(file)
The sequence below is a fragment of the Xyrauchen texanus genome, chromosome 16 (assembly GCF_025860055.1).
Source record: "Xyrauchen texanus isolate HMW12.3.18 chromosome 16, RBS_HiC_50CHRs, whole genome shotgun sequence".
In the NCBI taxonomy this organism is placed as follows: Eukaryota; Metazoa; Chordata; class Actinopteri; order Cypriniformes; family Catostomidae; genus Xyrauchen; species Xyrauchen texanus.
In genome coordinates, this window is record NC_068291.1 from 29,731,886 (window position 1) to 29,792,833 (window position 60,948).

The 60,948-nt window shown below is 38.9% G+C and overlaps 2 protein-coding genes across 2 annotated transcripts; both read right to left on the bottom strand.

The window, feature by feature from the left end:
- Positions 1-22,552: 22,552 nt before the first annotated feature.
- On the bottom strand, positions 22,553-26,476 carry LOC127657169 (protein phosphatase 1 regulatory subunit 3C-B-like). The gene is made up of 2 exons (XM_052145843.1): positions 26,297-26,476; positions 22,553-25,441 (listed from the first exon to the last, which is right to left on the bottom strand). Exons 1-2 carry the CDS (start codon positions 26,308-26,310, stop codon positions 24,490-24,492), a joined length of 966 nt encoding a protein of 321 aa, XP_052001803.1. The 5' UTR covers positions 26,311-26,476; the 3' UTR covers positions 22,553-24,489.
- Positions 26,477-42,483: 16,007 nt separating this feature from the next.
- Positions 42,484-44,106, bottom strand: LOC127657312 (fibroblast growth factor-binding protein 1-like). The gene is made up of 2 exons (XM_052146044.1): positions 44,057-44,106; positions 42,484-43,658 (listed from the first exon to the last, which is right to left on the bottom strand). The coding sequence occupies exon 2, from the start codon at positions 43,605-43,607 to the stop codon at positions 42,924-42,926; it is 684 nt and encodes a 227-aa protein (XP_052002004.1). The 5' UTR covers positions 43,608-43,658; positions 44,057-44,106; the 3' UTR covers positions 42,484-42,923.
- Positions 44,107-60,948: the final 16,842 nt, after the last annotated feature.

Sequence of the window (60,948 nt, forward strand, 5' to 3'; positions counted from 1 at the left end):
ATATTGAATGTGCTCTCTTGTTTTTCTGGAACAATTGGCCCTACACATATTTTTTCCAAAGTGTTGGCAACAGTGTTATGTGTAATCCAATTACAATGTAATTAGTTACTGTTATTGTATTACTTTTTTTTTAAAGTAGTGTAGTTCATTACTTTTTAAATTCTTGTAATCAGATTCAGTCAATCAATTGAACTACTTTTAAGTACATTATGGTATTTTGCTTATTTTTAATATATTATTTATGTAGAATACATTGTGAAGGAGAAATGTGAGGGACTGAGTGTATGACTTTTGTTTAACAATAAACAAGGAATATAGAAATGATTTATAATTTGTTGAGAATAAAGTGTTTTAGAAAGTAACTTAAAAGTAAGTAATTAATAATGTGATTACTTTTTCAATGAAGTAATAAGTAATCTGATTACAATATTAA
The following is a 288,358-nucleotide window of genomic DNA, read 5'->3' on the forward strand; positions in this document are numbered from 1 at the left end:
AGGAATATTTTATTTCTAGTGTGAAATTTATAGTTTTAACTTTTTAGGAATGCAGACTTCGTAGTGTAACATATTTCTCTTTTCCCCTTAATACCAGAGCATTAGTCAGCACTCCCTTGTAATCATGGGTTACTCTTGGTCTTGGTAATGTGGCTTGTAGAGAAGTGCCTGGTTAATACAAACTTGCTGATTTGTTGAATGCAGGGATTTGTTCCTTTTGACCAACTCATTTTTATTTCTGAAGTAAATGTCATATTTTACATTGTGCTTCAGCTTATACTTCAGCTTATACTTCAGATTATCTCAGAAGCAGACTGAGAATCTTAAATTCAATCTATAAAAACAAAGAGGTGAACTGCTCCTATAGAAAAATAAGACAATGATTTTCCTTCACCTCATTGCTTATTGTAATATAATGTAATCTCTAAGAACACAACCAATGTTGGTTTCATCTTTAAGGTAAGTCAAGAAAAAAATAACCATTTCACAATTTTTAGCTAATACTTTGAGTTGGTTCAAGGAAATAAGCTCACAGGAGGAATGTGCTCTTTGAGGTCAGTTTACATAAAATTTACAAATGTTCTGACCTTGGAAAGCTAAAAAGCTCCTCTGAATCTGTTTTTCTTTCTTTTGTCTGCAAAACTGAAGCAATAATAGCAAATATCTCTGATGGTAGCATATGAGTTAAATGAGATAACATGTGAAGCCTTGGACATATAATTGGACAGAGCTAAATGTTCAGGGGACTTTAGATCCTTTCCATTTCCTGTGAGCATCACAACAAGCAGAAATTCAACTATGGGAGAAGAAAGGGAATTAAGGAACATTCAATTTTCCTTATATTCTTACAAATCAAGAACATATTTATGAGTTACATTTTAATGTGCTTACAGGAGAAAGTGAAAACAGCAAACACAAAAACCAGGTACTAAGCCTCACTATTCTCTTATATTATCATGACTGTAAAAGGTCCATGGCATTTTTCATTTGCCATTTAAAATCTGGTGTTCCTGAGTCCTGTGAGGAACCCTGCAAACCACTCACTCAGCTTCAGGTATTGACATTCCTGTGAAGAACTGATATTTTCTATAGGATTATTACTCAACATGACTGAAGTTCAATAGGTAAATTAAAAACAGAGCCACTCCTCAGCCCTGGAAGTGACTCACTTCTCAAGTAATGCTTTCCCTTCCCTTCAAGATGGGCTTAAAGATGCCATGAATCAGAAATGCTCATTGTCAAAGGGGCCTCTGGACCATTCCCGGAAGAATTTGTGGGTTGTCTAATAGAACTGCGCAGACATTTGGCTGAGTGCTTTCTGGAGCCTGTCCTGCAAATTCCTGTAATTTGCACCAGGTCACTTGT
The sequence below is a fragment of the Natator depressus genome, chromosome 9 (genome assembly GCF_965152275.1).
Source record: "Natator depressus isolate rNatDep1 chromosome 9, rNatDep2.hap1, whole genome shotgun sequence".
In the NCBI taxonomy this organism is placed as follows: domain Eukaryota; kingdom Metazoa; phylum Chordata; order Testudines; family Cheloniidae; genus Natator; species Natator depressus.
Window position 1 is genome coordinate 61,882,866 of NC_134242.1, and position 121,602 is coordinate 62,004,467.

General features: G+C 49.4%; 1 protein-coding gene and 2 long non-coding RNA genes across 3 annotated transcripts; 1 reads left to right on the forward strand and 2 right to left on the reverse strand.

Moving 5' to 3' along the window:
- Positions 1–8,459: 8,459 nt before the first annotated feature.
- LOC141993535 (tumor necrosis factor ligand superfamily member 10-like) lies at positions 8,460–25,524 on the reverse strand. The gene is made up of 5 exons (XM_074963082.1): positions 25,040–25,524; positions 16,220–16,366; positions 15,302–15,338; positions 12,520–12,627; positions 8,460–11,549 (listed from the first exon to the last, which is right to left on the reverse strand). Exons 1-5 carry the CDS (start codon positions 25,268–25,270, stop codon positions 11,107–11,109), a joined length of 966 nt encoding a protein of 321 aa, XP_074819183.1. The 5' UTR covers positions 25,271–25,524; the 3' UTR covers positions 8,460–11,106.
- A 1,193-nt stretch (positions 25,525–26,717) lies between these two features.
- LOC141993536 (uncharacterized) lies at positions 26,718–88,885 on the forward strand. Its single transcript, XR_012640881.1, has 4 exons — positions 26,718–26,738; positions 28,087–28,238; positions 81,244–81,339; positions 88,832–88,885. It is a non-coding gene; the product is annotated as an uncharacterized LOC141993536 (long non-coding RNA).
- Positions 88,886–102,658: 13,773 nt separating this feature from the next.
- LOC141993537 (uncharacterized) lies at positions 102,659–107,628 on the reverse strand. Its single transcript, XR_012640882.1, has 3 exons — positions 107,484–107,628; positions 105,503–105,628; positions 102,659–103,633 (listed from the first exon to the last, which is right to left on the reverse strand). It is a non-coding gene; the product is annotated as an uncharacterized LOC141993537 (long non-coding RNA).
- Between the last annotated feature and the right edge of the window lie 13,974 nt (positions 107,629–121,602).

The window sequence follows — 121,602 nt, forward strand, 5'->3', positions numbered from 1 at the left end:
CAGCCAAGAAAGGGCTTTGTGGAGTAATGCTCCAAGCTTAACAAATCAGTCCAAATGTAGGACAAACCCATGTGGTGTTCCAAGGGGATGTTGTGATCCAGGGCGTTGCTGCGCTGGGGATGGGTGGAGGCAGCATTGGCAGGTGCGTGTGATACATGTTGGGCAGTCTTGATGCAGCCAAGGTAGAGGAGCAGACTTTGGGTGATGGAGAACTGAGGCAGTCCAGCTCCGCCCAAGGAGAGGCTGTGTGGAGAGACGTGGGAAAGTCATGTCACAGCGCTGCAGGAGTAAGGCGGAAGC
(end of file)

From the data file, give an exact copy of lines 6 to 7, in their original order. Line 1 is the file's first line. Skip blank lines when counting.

The window, feature by feature from the left end:
- Positions 1-22,552: 22,552 nt before the first annotated feature.